Indo-Swiss project in low-carbon cement to get boost in India
A low-carbon cement LC3 jointly developed by Indian and Swiss researchers, is set to grow in India where the demand for cement will increase hugely as the country embarks on a $1 trillion infrastructure development plan.
"We are in touch with several agencies including the National Council for Building Material in India. They have all shown keen interest in the material," said Karen Scrivener, Full Professor, Construction Material Laboratory at Ecole Polytechique Federale De Lausanne (EPFL), a leading technology institute in Switzerland. After having tested its efficacy in pilot programmes, the objective is to make LC3 a standard general-use material and a feasible and viable product for sustainable development in global cement market, she said.
The Limestone Calcinated Clay Cement (LC3) can help reduce CO2 emissions by about 30 per cent and is made using limestone and low-grade clays. It is also cost-effective and does not require intensive modifications to existing plants to adapt to production of the new type of cement, Scrivener said.
"We hear that concrete is responsible for 5-10 per cent of man-made CO2 emissions. But this is remarkably low considering that it makes up about 50 per cent of everything we produce. It is the only material which can satisfy the growing demand for construction," she said.
The demand for cement is increasing hugely in the fast- growing Indian economy and it is imperative that the growth is synergised with ecologically sustainable material and technology, she noted.
The government has said there is immediate potential for investments totalling $1 trillion to build infrastructure. It also has plans for 100 smart cities to give a fillip to urbanisation.
The research partners in the project funded by Swiss Agency for Development and Cooperation, include IIT Delhi, IIT Madras, IIT Bombay and Delhi-based Technology and Action for Rural Development.
New technology will make cement manufacturing carbon-neutral, UCLA Each year, manufacturers produce around 5 billion tons of portland cement ù the gray powder that mixes with water to form the material that holds stone chips together. That´s nearly three-quarters of a ton for every person on Earth. For every ton of cement produced, the process creates approximately a ton of carbon dioxide, all of which accounts for roughly 7 percent of the world´s carbon dioxide emissions. The demand increasing every year ù especially in the developing world, which uses much more portland cement.
One of those scientists is Gaurav Sant of the California Nano Systems Institute at UCLA, who recently completed research that could eventually lead to methods of cement production that give off no carbon dioxide. Gaurav Sant, an associate professor of civil and environmental engineering and UCLA´s Edward K. and Linda L. Rice professor of materials science, found that carbon dioxide released during cement manufacture could be captured and reused. The study is published in the journal Industrial and Engineering Chemistry Research.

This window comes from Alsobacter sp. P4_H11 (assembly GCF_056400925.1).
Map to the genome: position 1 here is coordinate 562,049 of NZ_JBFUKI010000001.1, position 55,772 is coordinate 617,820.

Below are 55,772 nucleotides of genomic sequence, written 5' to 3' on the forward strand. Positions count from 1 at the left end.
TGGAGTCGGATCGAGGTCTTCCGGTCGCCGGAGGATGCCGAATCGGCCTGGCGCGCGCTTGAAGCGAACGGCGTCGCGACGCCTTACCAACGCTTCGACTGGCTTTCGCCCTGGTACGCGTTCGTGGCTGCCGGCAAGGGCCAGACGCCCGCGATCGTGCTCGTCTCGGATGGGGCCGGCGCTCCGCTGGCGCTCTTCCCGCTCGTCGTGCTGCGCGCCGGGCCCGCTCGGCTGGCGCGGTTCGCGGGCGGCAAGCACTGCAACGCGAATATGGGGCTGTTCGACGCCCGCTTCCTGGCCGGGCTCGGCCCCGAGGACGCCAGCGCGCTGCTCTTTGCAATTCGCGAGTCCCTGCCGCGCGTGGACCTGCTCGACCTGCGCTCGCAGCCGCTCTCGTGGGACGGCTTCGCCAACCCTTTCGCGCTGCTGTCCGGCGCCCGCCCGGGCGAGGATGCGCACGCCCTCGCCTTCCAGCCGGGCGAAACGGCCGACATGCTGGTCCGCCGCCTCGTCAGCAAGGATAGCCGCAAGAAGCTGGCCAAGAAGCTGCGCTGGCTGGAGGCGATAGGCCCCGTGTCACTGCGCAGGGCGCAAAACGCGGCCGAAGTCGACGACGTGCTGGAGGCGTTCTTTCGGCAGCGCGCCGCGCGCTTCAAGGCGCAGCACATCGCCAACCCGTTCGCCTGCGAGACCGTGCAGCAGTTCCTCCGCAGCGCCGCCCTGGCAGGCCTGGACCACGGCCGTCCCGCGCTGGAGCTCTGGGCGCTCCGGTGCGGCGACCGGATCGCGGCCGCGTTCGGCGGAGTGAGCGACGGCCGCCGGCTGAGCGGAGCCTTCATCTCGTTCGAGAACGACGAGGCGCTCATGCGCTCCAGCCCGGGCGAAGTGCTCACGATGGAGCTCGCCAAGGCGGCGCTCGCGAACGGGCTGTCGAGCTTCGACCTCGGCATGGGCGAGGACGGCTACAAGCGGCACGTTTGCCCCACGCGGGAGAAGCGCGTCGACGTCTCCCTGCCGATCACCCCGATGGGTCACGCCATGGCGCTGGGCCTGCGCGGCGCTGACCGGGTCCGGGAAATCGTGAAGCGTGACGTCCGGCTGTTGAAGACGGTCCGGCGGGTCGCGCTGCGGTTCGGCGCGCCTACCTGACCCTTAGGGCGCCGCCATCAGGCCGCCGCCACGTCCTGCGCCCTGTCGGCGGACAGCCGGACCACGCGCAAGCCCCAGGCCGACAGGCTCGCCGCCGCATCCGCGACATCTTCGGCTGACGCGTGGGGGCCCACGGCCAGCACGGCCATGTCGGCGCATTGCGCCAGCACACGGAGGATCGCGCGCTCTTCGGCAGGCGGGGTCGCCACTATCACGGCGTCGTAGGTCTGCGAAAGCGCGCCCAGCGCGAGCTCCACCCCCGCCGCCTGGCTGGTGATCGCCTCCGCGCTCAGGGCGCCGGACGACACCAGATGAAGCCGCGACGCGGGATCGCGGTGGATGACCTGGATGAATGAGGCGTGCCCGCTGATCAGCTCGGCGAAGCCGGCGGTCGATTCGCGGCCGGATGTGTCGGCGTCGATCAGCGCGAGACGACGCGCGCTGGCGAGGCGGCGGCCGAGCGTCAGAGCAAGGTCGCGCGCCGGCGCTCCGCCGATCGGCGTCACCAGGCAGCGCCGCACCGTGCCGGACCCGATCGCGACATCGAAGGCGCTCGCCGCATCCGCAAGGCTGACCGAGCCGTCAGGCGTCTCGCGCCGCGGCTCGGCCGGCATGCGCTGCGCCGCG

During cement manufacturing, there are two steps responsible for carbon emissions. One is calcination, when limestone, the raw material used to produce cement, is heated to about 750 degrees Celsius. That process separates limestone into a corrosive, unstable solid ù calcium oxide, or lime ù and carbon dioxide gas. When lime is combined with water, a process called slaking, it forms a more stable compound called calcium hydroxide. The major compound in portland cement is tricalcium silicate, which hardens like stone when it is combined with water. Tricalcium silicate is produced by combining lime with siliceous sand and heating the mixture to 1,500 degrees Celsius.
But Sant and his team showed that the carbon dioxide given off during calcination can be captured and recombined with calcium hydroxide to recreate limestone ù creating a cycle in which no carbon dioxide is released into the air. In addition, about 50 percent less heat is needed throughout the production cycle, since no additional heat is required to ensure the formation of tricalcium silicate.
Sant said the method is analogous to how limestone cementation occurs in nature, where limestone forms the tough exoskeletons of coral, mollusks and seashells, and when microbes form limestone that cements grains of sand together.
If cement manufacturers continue to operate as they currently do, and if proposed carbon taxes in the U.S. and other nations are eventually enacted, cement production would be much more expensive than it is now. Were that to happen, a new method for producing cement with little or no environmental impact would be of even greater interest, Sant said.
The research was supported by the National Science Foundation and was conducted in the Laboratory for the Chemistry of Construction Materials in the UCLA Henry Samueli School of Engineering and Applied Science, the Electron Imaging Center for Nanomachines at the California NanoSystems Institute, and the Molecular Instrumentation Center in UCLA´s department of chemistry and biochemistry.